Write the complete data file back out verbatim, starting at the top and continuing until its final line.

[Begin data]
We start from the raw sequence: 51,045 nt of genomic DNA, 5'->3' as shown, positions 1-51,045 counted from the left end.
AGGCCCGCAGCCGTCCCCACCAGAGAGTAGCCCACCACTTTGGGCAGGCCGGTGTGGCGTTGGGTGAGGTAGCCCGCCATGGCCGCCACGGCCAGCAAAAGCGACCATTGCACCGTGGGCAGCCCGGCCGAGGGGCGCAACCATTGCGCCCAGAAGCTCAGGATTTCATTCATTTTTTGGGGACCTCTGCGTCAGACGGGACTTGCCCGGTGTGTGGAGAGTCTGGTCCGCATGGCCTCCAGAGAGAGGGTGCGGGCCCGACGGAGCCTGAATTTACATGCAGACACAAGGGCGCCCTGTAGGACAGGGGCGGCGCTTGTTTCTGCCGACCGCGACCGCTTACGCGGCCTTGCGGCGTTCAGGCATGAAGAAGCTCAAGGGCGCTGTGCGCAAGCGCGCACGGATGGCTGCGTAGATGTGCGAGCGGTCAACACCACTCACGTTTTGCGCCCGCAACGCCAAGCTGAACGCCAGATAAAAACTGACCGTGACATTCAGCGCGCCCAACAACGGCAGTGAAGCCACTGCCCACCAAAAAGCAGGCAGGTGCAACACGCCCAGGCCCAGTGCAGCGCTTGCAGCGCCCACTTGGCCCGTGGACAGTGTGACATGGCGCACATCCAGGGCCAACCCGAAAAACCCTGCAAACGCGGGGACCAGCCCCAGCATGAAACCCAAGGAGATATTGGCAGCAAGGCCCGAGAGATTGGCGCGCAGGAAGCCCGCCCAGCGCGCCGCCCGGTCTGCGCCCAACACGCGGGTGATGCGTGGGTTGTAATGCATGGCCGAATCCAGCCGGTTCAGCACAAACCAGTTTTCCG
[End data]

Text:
We start from the raw sequence: 51,045 nt of genomic DNA, 5'->3' as shown, positions 1-51,045 counted from the left end.
AGGCCCGCAGCCGTCCCCACCAGAGAGTAGCCCACCACTTTGGGCAGGCCGGTGTGGCGTTGGGTGAGGTAGCCCGCCATGGCCGCCACGGCCAGCAAAAGCGACCATTGCACCGTGGGCAGCCCGGCCGAGGGGCGCAACCATTGCGCCCAGAAGCTCAGGATTTCATTCATTTTTTGGGGACCTCTGCGTCAGACGGGACTTGCCCGGTGTGTGGAGAGTCTGGTCCGCATGGCCTCCAGAGAGAGGGTGCGGGCCCGACGGAGCCTGAATTTACATGCAGACACAAGGGCGCCCTGTAGGACAGGGGCGGCGCTTGTTTCTGCCGACCGCGACCGCTTACGCGGCCTTGCGGCGTTCAGGCATGAAGAAGCTCAAGGGCGCTGTGCGCAAGCGCGCACGGATGGCTGCGTAGATGTGCGAGCGGTCAACACCACTCACGTTTTGCGCCCGCAACGCCAAGCTGAACGCCAGATAAAAACTGACCGTGACATTCAGCGCGCCCAACAACGGCAGTGAAGCCACTGCCCACCAAAAAGCAGGCAGGTGCAACACGCCCAGGCCCAGTGCAGCGCTTGCAGCGCCCACTTGGCCCGTGGACAGTGTGACATGGCGCACATCCAGGGCCAACCCGAAAAACCCTGCAAACGCGGGGACCAGCCCCAGCATGAAACCCAAGGAGATATTGGCAGCAAGGCCCGAGAGATTGGCGCGCAGGAAGCCCGCCCAGCGCGCCGCCCGGTCTGCGCCCAACACGCGGGTGATGCGTGGGTTGTAATGCATGGCCGAATCCAGCCGGTTCAGCACAAACCAGTTTTCCG